I am a trusted advisor to many businesses, including real estate developers and investors, keeping them out of trouble and in compliance with the securities laws when raising capital from passive investors to finance real estate acquisitions.  I also work with clients selling their business or buying other businesses.

How long have you been a CREW Member? 2 years

What was the experience or motivating factor that compelled you to join CREWBaltimore? Was there someone who influenced you to join?  I had attended a few events and really enjoyed both the events themselves and the women I met. Karen Pecoraro was instrumental in my decision to join—she pointed out that there really are not many other women in CREW that handle the securities side of real estate deals and convinced me it would be a great opportunity to make more people aware of what I do.  

List any CREWBaltimore positions held or committees you have been a part of. Membership Committee; General Counsel/Board Member with my partner, Maggie Witherup              

In your experience, what makes CREW unique from other organizations? I really like the emphasis on “CREW First”. This is an incredible organization of women who really are focused on helping each other excel in their business ventures. I also think the programs are excellent.

Have you done business with another CREW member, locally or nationally? Yes, I have done business with a few CREWBaltimore women. And I met a lot of great women at CREW Convention in Houston that I have stayed in touch with and hope to work within the future.

What is one trait you wish all female leaders could cultivate? Know your worth and show your worth.  Many women are not as comfortable as men in selling themselves, touting their accomplishments, and asking for what they want and deserve.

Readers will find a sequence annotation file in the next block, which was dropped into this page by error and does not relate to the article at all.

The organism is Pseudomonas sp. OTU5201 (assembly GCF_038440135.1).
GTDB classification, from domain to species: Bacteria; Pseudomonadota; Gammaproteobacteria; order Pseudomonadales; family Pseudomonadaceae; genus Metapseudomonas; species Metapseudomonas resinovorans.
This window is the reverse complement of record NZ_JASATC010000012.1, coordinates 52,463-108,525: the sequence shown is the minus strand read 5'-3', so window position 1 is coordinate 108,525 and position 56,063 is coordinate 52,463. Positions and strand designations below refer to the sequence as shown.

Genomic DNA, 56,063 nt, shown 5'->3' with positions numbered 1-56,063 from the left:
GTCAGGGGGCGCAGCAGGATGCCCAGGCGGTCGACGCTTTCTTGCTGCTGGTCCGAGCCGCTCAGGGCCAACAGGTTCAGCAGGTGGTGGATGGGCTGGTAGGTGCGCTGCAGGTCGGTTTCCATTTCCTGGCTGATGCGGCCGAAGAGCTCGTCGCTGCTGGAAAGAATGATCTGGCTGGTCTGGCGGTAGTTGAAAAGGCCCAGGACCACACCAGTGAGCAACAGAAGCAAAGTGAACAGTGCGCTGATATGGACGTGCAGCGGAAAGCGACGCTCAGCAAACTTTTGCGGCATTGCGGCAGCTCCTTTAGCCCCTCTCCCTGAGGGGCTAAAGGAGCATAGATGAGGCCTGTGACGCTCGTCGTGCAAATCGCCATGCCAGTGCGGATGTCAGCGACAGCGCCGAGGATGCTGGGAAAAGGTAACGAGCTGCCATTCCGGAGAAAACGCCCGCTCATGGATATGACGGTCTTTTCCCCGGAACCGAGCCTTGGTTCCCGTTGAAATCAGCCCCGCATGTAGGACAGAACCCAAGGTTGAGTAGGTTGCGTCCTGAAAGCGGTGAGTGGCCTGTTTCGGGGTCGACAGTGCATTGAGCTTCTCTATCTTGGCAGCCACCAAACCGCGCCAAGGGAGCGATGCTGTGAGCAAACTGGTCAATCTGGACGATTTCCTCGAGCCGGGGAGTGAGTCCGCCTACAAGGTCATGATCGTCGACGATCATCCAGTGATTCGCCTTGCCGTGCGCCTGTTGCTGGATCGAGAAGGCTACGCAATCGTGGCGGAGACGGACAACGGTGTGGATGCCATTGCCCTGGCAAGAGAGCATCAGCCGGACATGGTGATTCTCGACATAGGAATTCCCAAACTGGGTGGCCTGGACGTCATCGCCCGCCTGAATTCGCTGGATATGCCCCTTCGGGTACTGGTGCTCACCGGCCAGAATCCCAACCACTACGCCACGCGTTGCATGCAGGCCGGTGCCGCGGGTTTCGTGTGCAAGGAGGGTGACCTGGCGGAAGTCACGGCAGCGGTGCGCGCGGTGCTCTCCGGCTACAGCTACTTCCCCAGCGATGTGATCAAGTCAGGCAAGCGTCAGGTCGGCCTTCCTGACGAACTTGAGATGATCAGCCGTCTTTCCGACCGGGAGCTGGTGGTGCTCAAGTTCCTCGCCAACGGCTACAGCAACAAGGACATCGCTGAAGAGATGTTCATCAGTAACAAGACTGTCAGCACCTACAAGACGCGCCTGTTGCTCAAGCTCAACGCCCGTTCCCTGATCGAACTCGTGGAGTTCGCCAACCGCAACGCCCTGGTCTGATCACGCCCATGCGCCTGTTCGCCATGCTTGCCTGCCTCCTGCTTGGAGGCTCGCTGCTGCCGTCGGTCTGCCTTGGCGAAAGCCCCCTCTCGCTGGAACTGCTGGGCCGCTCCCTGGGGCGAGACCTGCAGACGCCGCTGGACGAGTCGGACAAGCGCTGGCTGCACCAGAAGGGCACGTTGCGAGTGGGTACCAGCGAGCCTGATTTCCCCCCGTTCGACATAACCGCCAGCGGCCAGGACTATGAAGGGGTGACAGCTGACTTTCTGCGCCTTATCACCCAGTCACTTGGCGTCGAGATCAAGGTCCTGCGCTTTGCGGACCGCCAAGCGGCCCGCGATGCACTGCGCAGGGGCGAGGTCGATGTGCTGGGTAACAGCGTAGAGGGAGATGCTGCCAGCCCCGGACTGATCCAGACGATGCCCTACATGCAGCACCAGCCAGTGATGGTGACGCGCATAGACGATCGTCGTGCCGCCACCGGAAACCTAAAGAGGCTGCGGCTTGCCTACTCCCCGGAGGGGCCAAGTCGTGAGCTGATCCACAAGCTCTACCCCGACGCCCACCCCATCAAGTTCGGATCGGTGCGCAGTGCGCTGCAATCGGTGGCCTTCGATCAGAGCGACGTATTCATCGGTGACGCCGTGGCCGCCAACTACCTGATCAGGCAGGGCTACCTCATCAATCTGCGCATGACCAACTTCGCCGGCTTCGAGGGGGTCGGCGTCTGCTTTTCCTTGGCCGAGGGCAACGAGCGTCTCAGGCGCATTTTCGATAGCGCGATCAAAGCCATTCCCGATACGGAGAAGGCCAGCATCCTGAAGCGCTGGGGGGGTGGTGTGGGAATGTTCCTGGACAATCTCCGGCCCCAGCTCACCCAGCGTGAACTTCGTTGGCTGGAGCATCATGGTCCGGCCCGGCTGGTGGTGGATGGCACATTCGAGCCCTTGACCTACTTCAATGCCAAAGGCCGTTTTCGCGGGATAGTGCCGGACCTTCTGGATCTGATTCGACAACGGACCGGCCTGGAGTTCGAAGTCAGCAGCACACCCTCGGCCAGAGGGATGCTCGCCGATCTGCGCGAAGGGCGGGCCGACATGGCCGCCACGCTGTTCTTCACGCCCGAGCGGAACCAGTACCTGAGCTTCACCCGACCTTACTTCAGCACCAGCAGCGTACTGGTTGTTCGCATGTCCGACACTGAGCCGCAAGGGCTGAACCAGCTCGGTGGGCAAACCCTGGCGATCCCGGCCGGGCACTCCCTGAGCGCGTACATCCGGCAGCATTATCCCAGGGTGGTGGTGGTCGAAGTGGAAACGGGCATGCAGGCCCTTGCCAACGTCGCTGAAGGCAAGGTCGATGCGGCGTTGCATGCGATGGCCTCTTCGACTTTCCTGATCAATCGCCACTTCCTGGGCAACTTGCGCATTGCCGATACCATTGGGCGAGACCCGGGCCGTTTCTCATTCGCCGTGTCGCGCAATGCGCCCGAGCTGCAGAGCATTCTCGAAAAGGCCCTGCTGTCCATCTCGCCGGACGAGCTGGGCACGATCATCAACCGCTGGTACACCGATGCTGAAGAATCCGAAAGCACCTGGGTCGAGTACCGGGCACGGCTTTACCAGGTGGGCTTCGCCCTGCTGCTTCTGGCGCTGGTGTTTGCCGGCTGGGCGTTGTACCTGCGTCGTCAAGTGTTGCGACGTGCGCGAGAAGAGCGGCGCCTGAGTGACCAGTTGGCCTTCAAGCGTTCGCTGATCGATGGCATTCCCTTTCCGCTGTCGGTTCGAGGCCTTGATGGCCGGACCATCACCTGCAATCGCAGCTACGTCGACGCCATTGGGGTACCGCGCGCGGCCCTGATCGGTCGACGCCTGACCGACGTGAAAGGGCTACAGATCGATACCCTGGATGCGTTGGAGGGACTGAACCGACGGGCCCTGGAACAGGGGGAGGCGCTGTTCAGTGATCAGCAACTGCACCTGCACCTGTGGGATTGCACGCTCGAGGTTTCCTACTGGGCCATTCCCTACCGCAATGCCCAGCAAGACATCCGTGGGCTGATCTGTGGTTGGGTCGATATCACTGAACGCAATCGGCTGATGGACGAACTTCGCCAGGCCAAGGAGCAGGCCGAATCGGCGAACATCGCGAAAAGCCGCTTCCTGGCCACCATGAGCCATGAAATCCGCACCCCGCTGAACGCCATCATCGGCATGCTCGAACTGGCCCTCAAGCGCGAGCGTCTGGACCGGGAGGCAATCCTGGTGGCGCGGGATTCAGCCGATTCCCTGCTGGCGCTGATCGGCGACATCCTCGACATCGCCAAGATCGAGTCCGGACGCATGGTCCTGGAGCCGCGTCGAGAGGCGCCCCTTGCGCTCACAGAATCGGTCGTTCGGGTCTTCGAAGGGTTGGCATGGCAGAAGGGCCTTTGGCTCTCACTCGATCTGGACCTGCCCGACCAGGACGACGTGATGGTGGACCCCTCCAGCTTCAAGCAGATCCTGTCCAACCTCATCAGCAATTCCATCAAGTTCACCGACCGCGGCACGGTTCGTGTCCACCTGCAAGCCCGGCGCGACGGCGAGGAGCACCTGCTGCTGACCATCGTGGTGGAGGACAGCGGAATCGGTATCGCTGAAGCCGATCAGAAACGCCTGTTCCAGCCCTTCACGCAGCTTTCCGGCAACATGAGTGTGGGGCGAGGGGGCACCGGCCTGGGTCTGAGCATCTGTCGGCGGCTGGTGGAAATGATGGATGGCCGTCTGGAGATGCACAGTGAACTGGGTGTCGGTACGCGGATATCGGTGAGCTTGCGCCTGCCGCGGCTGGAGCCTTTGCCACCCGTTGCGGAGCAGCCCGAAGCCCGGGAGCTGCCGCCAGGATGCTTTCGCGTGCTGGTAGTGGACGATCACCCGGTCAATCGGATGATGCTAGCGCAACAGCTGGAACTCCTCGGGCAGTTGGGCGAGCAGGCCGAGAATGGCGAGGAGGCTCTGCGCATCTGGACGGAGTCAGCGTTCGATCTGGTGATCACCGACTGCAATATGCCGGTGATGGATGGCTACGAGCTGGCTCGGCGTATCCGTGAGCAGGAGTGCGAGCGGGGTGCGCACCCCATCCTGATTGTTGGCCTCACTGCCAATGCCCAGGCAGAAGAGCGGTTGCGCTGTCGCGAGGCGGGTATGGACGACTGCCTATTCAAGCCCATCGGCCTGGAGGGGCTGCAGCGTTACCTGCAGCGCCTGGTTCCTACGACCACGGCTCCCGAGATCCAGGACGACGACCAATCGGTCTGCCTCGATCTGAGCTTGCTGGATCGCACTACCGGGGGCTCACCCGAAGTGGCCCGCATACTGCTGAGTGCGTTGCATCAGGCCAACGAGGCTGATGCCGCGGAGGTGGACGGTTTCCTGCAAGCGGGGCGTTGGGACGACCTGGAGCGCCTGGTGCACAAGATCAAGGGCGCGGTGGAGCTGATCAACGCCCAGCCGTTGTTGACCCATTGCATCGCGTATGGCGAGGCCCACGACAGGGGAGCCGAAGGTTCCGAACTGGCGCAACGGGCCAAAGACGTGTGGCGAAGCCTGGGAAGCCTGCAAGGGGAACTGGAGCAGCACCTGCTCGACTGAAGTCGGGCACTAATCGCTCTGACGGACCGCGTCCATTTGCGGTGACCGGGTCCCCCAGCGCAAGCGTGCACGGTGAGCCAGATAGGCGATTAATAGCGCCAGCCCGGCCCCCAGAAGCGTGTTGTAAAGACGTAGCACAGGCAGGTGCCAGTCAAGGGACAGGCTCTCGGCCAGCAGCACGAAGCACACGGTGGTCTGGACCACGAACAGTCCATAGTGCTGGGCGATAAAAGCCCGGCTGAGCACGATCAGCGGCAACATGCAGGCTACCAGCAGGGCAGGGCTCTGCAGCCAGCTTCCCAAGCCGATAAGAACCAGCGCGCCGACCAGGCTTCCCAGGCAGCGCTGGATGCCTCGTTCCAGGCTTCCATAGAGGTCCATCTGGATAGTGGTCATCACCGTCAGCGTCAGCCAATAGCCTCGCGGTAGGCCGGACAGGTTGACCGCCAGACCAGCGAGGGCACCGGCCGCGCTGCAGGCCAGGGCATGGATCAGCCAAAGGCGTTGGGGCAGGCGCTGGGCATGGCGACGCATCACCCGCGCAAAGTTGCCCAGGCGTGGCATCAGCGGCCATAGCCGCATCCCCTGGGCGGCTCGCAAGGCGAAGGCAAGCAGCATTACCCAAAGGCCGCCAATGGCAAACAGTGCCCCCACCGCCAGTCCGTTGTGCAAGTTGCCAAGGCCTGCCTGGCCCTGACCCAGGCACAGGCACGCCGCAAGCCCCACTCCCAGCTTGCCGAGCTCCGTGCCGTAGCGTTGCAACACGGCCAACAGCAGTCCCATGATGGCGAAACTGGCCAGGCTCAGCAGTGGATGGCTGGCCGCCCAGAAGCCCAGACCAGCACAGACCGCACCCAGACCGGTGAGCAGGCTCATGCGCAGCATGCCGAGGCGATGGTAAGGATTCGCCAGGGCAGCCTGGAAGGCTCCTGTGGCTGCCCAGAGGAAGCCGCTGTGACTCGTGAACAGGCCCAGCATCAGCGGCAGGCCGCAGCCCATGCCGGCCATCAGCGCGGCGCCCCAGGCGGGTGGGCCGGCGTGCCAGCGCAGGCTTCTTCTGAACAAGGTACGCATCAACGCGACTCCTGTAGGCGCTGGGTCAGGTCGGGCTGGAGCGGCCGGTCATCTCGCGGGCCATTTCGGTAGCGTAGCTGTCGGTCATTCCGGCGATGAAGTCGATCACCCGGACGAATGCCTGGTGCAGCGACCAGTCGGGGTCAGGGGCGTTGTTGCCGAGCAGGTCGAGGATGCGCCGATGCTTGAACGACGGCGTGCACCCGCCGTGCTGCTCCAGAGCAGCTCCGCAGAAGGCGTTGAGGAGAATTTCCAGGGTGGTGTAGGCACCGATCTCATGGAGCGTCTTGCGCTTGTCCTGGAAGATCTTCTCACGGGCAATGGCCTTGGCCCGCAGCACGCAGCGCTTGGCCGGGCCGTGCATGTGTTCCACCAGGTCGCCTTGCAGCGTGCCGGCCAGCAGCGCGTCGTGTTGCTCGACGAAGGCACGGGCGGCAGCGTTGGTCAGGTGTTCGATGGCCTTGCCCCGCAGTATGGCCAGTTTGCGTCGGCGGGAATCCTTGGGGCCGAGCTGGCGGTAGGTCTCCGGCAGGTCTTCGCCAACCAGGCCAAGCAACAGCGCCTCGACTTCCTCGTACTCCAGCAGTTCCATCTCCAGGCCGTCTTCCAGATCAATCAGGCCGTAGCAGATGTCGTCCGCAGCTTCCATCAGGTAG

What is your dream vacation spot and why? The Amalfi Coast in Italy. I went there with 8 of my UVA sorority sisters to ring in our 40th birthdays and it is just breathtaking (not to mention the food and wine). I really want to go back with my husband so he can experience it.

What is your most significant accomplishment Beating leukemia 9 years ago after being given a 20% chance of survival, because it really showed me that what doesn’t kill you makes you stronger. My battle led to my involvement with There Goes My Hero, a 501(c)(3) organization that provides hope to blood cancer patients and their families by adding people to bone marrow registry and funding nutritious meals. It was founded by Erik Sauer, whom I met at Hopkins when we were both being treated for leukemia.  I was one of the founding directors and currently serve as President.

What do you do in your spare time? Provide a fun fact about yourself. I am a pop culture junkie, so I listen to a lot of music, watch a lot of tv and movies and read entertainment magazines.  A fun fact is in 2007, I went to NY to audition with 2 friends from law school to be on VH1’s World Series of Pop Culture.   We made it past the first round to the interview round, but unfortunately were not one of the 8 teams selected to compete on camera.